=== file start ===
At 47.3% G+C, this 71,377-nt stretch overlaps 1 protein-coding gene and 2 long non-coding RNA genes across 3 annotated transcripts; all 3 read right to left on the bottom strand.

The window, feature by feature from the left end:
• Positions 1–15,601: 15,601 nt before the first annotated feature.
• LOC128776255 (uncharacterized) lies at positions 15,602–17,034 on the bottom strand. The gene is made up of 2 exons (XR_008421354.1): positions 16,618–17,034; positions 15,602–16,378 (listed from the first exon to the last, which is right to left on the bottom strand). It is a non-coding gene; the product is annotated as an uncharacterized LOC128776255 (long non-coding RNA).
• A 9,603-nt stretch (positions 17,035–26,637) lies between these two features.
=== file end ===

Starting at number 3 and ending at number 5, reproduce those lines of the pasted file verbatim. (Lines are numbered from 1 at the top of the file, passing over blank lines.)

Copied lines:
• Positions 1–15,601: 15,601 nt before the first annotated feature.
• LOC128776255 (uncharacterized) lies at positions 15,602–17,034 on the bottom strand. The gene is made up of 2 exons (XR_008421354.1): positions 16,618–17,034; positions 15,602–16,378 (listed from the first exon to the last, which is right to left on the bottom strand). It is a non-coding gene; the product is annotated as an uncharacterized LOC128776255 (long non-coding RNA).
• A 9,603-nt stretch (positions 17,035–26,637) lies between these two features.